Reconciliation: a pre-condition for reducing deadline-related risks

175. According to several witnesses, the best way to mitigate the potential risks that are associated with using deadlines is to ensure that the international community's combat withdrawal is accompanied by an urgent and wholehearted push forward towards a political settlement. Sir Sherard Cowper-Coles told us that a deadline "is a risk, and it needs to be accompanied with a vigorous political process and strategy", otherwise, "every day that goes by without us launching a serious negotiation, the more likely it is that [the insurgents] will say, "we'll just sit this out and once the foreigners have gone, we'll fight it out".[306] Jolyon Leslie made a similar point when he stated, "I don't think that it should be rapid, but we should withdraw. We should pull back and, as I have said, we should give space, but [...] [w]e also really need to push the political track, rather than just twiddling our thumbs while President Karzai, bless him, appoints the High Peace Council. There has to be, of course, an element of sovereignty in all this, and I wouldn't want to propose cutting deals more than they are being cut, but there are other tracks to follow".[307]

176. We conclude that the security rationale behind the Government's decision to announce the 2015 deadline for the unconditional withdrawal of UK armed forces from combat operations in Afghanistan remains unclear and that there are a number of potential risks inherent in such an approach. We further conclude that as the decision has now been taken and could not be reversed without causing irreparable damage to the UK's standing at home and abroad, the task must be to ensure that the 2015 deadline has the effect of focusing both Afghan and international minds on the core tasks at hand. It is crucial, in this respect, that if the risks of using deadlines are to be minimised, there must be a concerted UK and US push forward on a genuine process of political reconciliation and a more effective and co-ordinated campaign designed to reassure Afghans that the focus of international engagement in Afghanistan may change in 2015, but Afghanistan will not simply be abandoned. It should remain a place in which the international community has obligations and interests.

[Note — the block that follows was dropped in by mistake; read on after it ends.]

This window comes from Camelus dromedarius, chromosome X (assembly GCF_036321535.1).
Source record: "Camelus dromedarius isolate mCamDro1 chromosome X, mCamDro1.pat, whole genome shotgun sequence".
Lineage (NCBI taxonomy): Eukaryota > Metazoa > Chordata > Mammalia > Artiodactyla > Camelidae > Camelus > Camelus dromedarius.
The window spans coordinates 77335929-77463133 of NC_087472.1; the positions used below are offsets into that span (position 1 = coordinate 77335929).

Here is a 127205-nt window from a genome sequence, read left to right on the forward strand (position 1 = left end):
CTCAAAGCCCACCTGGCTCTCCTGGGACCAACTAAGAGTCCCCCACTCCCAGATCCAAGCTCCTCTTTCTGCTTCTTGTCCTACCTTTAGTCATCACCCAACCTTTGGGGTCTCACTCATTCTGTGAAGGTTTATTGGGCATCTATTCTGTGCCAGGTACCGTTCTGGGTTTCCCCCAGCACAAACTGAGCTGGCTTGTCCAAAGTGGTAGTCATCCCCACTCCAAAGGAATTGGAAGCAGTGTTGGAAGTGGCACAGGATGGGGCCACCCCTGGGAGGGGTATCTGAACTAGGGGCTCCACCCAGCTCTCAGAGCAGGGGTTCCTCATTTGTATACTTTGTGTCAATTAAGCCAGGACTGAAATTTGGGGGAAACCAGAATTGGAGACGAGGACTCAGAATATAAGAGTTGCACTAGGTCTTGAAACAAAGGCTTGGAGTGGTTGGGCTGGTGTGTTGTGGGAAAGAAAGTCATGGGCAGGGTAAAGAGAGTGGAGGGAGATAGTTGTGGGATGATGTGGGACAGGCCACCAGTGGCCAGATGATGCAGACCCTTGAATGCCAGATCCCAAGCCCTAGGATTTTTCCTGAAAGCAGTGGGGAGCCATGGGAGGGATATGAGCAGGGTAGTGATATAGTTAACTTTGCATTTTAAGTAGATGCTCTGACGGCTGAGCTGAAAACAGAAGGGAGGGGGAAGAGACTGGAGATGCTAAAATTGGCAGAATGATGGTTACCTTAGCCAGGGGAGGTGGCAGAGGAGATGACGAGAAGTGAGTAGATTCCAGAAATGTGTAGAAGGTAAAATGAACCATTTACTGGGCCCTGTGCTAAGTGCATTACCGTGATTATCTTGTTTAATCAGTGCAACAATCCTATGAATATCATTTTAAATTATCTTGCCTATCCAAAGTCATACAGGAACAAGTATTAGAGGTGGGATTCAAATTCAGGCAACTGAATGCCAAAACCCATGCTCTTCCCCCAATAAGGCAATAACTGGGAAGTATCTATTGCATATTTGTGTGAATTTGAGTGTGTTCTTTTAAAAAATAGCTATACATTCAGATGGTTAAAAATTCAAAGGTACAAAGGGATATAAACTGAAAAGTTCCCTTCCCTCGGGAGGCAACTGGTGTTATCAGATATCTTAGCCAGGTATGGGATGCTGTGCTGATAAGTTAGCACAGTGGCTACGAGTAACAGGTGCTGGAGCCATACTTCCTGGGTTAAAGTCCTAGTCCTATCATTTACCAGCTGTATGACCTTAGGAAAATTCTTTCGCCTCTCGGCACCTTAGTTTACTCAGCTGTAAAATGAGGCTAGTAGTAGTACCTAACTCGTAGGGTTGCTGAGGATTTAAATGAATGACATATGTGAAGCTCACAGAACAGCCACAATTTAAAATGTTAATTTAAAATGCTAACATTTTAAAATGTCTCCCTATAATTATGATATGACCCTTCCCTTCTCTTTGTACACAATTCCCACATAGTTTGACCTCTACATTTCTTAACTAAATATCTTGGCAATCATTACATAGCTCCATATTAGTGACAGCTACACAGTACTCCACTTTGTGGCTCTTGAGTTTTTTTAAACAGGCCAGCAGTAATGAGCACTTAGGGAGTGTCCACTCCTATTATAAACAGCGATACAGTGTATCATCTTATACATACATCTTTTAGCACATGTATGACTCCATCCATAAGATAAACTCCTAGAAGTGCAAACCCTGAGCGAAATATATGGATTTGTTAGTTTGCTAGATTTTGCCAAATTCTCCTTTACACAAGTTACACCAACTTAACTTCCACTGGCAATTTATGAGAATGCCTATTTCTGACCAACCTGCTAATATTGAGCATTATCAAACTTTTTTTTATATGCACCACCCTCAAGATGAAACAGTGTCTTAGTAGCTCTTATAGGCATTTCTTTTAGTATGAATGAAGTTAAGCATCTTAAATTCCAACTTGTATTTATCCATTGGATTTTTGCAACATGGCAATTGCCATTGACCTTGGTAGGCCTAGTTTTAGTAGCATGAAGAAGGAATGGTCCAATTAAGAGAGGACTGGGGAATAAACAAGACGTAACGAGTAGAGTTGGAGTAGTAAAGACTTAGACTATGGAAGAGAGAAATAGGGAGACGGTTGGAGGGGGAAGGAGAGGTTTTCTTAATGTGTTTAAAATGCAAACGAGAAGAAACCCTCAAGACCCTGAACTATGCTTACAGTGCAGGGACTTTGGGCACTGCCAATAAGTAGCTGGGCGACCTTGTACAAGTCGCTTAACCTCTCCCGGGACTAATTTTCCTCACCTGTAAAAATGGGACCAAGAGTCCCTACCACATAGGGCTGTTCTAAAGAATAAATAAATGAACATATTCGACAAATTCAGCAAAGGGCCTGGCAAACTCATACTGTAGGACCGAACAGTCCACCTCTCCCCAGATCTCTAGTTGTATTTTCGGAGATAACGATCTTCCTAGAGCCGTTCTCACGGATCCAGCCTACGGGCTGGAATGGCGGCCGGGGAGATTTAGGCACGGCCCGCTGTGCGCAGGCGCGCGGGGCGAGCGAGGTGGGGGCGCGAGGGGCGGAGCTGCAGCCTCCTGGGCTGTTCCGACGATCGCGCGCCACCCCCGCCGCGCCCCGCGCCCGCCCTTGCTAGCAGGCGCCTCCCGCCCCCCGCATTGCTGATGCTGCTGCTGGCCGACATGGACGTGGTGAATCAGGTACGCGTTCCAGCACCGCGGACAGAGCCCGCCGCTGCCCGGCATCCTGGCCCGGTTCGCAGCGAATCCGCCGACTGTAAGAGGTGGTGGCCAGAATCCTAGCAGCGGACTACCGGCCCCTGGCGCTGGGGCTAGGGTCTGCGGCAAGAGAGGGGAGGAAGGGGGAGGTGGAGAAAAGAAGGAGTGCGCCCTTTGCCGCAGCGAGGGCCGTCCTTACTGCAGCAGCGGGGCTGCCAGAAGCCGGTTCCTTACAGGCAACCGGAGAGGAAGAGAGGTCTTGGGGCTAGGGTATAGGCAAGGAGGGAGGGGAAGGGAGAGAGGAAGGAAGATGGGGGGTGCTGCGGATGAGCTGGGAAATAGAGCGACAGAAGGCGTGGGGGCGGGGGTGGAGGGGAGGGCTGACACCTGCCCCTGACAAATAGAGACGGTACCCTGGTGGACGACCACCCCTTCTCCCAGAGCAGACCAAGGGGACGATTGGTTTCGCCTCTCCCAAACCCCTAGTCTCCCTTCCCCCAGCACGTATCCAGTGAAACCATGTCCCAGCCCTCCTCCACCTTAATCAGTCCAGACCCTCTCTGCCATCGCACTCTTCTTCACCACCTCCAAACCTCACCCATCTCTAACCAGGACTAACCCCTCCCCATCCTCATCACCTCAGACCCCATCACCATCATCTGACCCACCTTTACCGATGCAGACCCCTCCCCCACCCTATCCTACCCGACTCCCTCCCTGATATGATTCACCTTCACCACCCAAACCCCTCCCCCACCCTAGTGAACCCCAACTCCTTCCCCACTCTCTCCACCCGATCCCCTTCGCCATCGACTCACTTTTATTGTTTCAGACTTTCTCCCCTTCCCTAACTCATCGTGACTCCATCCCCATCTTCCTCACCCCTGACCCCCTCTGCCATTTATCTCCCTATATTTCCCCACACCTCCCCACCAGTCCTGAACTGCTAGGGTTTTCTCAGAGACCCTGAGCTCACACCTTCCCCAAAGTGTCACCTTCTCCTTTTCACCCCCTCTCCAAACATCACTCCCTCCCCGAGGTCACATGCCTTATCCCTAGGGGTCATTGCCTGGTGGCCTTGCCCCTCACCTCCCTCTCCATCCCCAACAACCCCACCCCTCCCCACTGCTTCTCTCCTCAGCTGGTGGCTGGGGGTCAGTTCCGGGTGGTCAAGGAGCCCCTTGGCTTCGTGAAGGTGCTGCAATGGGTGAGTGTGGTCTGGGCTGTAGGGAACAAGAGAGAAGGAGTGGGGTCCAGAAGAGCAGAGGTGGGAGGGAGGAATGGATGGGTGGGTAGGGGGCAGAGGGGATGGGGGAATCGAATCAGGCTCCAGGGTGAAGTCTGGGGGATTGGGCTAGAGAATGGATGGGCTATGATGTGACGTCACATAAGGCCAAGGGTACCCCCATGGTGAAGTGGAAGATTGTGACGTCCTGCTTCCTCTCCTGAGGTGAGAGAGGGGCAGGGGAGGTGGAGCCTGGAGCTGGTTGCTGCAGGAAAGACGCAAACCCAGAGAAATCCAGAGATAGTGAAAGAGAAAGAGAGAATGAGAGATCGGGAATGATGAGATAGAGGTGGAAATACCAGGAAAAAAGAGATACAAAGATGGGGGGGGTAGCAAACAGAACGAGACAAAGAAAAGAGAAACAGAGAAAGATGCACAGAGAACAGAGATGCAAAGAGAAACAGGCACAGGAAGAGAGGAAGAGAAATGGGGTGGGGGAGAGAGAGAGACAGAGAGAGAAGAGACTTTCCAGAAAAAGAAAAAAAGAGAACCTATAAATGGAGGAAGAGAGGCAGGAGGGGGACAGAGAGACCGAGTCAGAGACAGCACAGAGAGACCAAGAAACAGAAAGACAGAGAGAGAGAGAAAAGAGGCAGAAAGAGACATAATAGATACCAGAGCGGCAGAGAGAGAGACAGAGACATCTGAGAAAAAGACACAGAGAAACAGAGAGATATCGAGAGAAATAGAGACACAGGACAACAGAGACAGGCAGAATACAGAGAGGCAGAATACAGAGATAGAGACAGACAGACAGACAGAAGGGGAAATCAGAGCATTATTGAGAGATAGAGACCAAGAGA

254   For a more detailed examination of the withdrawal timetable of individual ISAF countries see, Claire Taylor, The Timetable for Security Transition, House of Commons Library, Standard Note 5851, 2 February 2011. Back

255   Remarks by the President in Address to the Nation on the Way Forward in Afghanistan and Pakistan, United States Military Academy, West Point, New York, 1 December 2009. Back

256   Ev 84  Back

257   Ev 1 Back

258   Daily Telegraph, 4 December 2009 Back

259   Interview on CNN, 20 January 2010 Back

260   BBC Politics Show, 23 May 2010 Back

261   HC Deb, 26 May 2010, col 274 Back

262   "300th fatality must not cloud our judgement" Ministry of Defence website, 22 June 2010 Back

263   HC Deb, 14 June 2010, col 608 Back

264   Sky News, 25 June 2010 Back

265   Today Programme, BBC Radio 4, 26 June 2010 Back

266   HC Deb, 7 July 2010, col 367 Back

267   HC Deb, 21, July 2010, col 343 Back

268   Q 148 Back

269   Ev 6 Back

270   Ev 86 Back

271   BBC News Online, 21 July 2010 Back

272   Q 148 Back

273   Q 148 Back

274   "Cameron denies mixed messages on Afghan pull-out", BBC News Online, 21 July 2010 Back

275   HL Deb, 21 July 2010, col 985 Back

276   HC Deb, 22 November 2010, col 983 Back

277   Q 142 Back

278   Qq 143-47 Back

279   Uncorrected transcript of oral evidence taken before the Foreign Affairs Committee on 7 February 2011, HC (2010-11), 665-v, Q 259 Back

280   Q 58. See also Ev 81 [Dr Gohel]. Back

281   Ev 81 Back

282   Ev w3-4 Back

283   Ev w2 Back

284   Ev 56 Back

285   Uncorrected transcript of oral evidence taken before the Defence Committee on 17 December 2010, Q 312 Back

286   Daily Telegraph, 19 November 2010 Back

287   The Nation, 2 December 2009 Back

288   Ev 83 Back

289   Synnott, Hilary, "After the Flood", Survival, vol 52 (2010), 249-256; Q 88 Back

290   Ev 81 Back

291   Washington Post, 13 January 2011 Back

292   Statement by President Obama on the Afghanistan-Pakistan Annual Review, 16 December 2010 Back

293   Q 59 Back

294   Q 44  Back

295   Q 29 Back

296   Q 29 Back

297   Q 95 Back

298   Q 95 Back

299   Ev 57  Back

300   Q 104 Back

301   Matt Cavanagh, "Inside the Anglo-Saxon war machine", Prospect, December 2010 Back

302   See for example Q 120 ff. Back

303   Q 104 Back

304   Q 104 Back

305   Q 120 [Gerard Russell], [Gilles Dorronsoro] Back

306   Q 103 Back

307   Q 44 Back